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Turkish modernity and Kurdish ethno-nationalism

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2006
Ökem, Mekin Mustafa Kemal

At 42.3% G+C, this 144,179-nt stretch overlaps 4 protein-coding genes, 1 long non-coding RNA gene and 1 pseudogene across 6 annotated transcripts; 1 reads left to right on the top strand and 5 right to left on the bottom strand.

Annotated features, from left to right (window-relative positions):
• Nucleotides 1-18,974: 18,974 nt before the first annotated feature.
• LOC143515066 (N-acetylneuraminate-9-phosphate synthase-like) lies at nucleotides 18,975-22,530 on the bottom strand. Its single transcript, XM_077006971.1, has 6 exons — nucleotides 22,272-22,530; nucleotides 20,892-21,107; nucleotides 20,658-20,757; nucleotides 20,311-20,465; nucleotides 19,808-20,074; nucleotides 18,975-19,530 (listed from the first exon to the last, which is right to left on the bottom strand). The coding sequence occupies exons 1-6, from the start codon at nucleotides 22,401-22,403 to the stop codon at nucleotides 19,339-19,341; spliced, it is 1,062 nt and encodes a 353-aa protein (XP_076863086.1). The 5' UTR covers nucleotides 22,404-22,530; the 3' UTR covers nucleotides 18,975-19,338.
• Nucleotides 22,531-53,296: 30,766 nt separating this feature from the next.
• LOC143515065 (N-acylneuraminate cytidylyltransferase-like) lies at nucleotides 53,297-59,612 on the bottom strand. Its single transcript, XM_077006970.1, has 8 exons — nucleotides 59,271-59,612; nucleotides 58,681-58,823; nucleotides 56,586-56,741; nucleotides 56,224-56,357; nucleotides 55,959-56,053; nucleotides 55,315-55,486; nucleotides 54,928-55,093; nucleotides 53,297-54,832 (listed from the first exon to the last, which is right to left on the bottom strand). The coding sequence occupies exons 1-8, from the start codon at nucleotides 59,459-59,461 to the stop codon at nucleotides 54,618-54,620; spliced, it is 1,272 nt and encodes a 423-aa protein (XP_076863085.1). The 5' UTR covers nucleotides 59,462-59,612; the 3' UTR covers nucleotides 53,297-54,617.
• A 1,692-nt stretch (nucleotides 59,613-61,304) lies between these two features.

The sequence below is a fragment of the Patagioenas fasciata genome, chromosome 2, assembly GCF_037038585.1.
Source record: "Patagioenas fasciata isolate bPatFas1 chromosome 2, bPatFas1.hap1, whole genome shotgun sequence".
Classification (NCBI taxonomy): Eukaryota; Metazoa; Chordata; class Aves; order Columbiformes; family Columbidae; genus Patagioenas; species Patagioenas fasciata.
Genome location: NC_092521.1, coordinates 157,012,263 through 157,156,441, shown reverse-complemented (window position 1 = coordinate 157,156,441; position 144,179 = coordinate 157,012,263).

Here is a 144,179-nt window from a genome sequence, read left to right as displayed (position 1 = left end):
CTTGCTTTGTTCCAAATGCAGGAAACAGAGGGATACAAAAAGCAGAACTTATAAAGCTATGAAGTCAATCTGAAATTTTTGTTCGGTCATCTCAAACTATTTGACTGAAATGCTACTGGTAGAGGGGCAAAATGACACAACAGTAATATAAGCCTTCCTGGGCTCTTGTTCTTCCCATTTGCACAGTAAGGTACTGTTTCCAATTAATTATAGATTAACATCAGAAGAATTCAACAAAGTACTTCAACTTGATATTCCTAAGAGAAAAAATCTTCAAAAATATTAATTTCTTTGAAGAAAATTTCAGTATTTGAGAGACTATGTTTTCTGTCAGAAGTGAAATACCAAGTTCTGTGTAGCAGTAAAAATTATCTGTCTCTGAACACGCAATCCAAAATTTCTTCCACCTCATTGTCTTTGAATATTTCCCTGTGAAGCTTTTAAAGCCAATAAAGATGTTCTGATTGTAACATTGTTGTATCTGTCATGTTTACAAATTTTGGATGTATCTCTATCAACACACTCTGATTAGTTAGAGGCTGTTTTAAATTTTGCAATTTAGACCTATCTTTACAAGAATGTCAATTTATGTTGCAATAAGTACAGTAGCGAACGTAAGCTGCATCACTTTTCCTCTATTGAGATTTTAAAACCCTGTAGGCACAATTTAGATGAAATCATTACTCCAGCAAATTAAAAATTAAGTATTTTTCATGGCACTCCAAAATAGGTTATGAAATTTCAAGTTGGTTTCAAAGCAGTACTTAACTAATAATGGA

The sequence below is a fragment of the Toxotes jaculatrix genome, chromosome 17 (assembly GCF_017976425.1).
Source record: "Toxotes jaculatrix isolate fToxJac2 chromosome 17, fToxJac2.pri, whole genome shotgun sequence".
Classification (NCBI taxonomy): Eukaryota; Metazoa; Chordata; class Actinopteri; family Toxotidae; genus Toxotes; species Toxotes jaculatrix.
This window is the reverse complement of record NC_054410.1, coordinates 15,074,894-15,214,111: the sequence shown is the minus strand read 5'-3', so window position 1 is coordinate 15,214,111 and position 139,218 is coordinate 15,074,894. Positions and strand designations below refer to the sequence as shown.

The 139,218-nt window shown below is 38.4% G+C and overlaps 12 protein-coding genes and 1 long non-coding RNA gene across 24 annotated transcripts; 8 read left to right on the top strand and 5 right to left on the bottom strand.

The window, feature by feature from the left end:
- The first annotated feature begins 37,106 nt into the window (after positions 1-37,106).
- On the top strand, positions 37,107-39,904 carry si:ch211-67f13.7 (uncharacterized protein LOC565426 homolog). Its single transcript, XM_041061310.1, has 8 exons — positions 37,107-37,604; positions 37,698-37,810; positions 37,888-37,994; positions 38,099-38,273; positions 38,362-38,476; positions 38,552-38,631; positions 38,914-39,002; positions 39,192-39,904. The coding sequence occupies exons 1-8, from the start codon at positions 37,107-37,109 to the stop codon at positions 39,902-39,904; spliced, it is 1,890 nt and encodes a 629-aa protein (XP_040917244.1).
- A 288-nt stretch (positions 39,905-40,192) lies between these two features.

This dissertation analyzes the context and discourse the Kurdish ethno-nationalism have emerged in modern Turkey. In a critical survey of a selected Kurdish nationalist theories, it tries to analyze the historical and contextual trajectory the nationalist discourse have assumed vis-à-vis Turkish modernity. A particular emphasis is given on how and on what basis Kurdish nationalism has questioned the formation and the sources of the legitimacy of the Turkish state and its role in the making of Turkish modernity. Kurdish nationalism, in doing so, defined and instrumentally utilized ethnicity, along with other aspects of cohesion such as Islam, socialism and traditional tribal solidarity since the 1920s. This study argues that modern Kurdish nationalist movement emerged by divorcing itself from the Turkish left in the 1960s. It proliferated in the 1970s and spiraled down to separatist violence in the 1980s. Violence has dominated and synchronized Kurdish nationalist discourse in the 1990s. It sought for international recognition and independent sovereignty by targeting the legitimacy of the Turkish state. The Kurdish nationalist movement moved along, in discourse and practice, around the issues related to the Turkish state, which has evolved with the changing and diversified context of international rights.